Wednesday, December 05, 2012

Film Review: Anna Karenina, Joe Wright 2012




Joe Wright is nothing if not an extremely visionary director of magnificent literary adaptations (Atonement, Pride and Prejudice), Tom Stoppard is a brilliant wordsmith who understands the complexities of the theatrical involvement of the audience in mediums live and recorded; pulling them slowly into the characters, the action and in the words that spring them to life.

This duo has created something wholly unique, sumptuous, sensual and riveting in their new interpretation of Anna Karenina.  Like most, I read the epic novel and waded through the map of intertwining story lines; remembering vividly some scenes while completing losing others ---the resonance and the spirit of morality, of double-standards, of the inception of honour and the inkling of redemption, staying tautly with me.

Anna is married to the stoic and upstanding government minister Karenin.  Her circle includes the young and vibrant Princess Kitty, her brother Stiva and his put-upon wife and a mélange of frothily-dressed gossips and society climbers who seem to look far beyond their own shortcomings to openly mark the errs of others.
At the beginning, the good wife Anna is seen retreating to her brother’s house in Moscow to convince his wife to forgive his recent infidelity. Little does Anna know, that this is a foreshadow of the most dramatically ironic kind.

At a train station, Anna encounters Vronsky and it is lust and passion at first sight.  I will never look at their affair with the term love on my lips. What they share and experience and what develops against the sensuous spectacle of the societal stage in Moscow and St. Petersburg, with watchful eyes ever pealed to its ultimate impropriety and unveiling, is nothing more than selfish passion borne of the idea that “it is only when things are forbidden that they become truly fascinating” (L M Montgomery, “The Blue Castle”).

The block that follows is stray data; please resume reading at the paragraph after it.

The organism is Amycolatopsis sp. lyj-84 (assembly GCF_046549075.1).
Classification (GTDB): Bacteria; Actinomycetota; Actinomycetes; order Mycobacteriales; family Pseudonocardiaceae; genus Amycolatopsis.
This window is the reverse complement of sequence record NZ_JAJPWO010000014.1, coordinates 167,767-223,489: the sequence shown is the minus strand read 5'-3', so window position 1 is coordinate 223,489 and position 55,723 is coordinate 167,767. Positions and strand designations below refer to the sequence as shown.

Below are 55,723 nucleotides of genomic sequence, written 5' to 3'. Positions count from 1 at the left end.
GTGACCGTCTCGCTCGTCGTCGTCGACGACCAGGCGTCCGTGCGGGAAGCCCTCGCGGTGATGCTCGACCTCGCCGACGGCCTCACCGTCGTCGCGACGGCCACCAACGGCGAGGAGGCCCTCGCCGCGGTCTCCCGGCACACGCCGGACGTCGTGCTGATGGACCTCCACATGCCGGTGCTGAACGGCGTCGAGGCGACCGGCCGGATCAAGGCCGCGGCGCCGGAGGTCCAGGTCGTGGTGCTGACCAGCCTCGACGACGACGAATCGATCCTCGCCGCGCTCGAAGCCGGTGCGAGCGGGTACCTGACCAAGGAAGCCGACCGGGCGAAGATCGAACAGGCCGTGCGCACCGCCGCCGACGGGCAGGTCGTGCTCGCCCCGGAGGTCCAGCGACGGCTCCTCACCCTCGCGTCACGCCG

At first, Anna’s husband warns of the appearance of her indiscretion believing that she is above reproach; but is nonetheless careless.  Appearance and spectacle is a major motif in this multi-layered cake of frills and garlands and staged sparkles.  At a steeplechase event, Karenin learns the truth when Vronsky is thrown from his horse and Anna yells an anguished cry over his accident.   Anna, then, confesses everything to her husband: including the fact that she is pregnant with her lover’s child.

At this, we experience a turning point within Karenin: at first we find him understandably cold, deep-seated hate saturating his core despite his protest that he has never been a cruel man.  Then, upon a sojourn in Moscow with Stiva and Anna’s relations, he learns of Anna’s post-partum illness and rushes back. It is here that the cold and put-upon man is transformed into an emblem of reconciliation and grace.  Over the fevered form of Anna, Karenin shakes hands with Vronsky, consoles him and even admits that if Anna ever asks for Vronsky in her illness, he will send for him straightaway.


Karenin also offers Anna’s illigetimate child the protection of his name and Anna a continued place in Russian society; for if she were to be divorced by him, as the guilty party, her entire ruination would come clearly to pass.